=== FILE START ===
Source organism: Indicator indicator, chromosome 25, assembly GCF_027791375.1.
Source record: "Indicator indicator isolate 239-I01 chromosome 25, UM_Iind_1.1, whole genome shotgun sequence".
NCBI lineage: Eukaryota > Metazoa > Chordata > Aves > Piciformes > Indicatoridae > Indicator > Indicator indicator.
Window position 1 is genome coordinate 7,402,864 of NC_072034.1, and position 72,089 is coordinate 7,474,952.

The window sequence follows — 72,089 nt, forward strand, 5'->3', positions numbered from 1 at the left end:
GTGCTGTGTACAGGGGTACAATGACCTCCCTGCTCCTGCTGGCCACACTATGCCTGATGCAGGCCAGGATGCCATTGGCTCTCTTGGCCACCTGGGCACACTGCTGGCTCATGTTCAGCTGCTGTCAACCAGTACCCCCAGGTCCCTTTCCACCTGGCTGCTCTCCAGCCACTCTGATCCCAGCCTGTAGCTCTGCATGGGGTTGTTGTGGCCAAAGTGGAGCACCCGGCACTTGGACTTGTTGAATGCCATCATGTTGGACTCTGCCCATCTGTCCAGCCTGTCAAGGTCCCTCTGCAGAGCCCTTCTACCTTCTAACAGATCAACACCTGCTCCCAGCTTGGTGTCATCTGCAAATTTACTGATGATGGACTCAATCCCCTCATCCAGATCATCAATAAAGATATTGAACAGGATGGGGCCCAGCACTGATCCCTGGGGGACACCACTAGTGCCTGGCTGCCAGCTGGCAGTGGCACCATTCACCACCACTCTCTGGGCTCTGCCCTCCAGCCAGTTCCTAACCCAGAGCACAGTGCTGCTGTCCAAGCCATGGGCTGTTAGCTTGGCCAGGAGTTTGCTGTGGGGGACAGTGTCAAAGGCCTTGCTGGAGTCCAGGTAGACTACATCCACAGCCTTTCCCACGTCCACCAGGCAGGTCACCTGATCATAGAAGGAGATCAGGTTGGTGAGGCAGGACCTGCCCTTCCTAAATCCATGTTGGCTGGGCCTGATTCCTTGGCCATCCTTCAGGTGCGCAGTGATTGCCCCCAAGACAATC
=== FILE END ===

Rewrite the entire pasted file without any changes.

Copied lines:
Source organism: Indicator indicator, chromosome 25, assembly GCF_027791375.1.
Source record: "Indicator indicator isolate 239-I01 chromosome 25, UM_Iind_1.1, whole genome shotgun sequence".
NCBI lineage: Eukaryota > Metazoa > Chordata > Aves > Piciformes > Indicatoridae > Indicator > Indicator indicator.
Window position 1 is genome coordinate 7,402,864 of NC_072034.1, and position 72,089 is coordinate 7,474,952.

The window sequence follows — 72,089 nt, forward strand, 5'->3', positions numbered from 1 at the left end:
GTGCTGTGTACAGGGGTACAATGACCTCCCTGCTCCTGCTGGCCACACTATGCCTGATGCAGGCCAGGATGCCATTGGCTCTCTTGGCCACCTGGGCACACTGCTGGCTCATGTTCAGCTGCTGTCAACCAGTACCCCCAGGTCCCTTTCCACCTGGCTGCTCTCCAGCCACTCTGATCCCAGCCTGTAGCTCTGCATGGGGTTGTTGTGGCCAAAGTGGAGCACCCGGCACTTGGACTTGTTGAATGCCATCATGTTGGACTCTGCCCATCTGTCCAGCCTGTCAAGGTCCCTCTGCAGAGCCCTTCTACCTTCTAACAGATCAACACCTGCTCCCAGCTTGGTGTCATCTGCAAATTTACTGATGATGGACTCAATCCCCTCATCCAGATCATCAATAAAGATATTGAACAGGATGGGGCCCAGCACTGATCCCTGGGGGACACCACTAGTGCCTGGCTGCCAGCTGGCAGTGGCACCATTCACCACCACTCTCTGGGCTCTGCCCTCCAGCCAGTTCCTAACCCAGAGCACAGTGCTGCTGTCCAAGCCATGGGCTGTTAGCTTGGCCAGGAGTTTGCTGTGGGGGACAGTGTCAAAGGCCTTGCTGGAGTCCAGGTAGACTACATCCACAGCCTTTCCCACGTCCACCAGGCAGGTCACCTGATCATAGAAGGAGATCAGGTTGGTGAGGCAGGACCTGCCCTTCCTAAATCCATGTTGGCTGGGCCTGATTCCTTGGCCATCCTTCAGGTGCGCAGTGATTGCCCCCAAGACAATC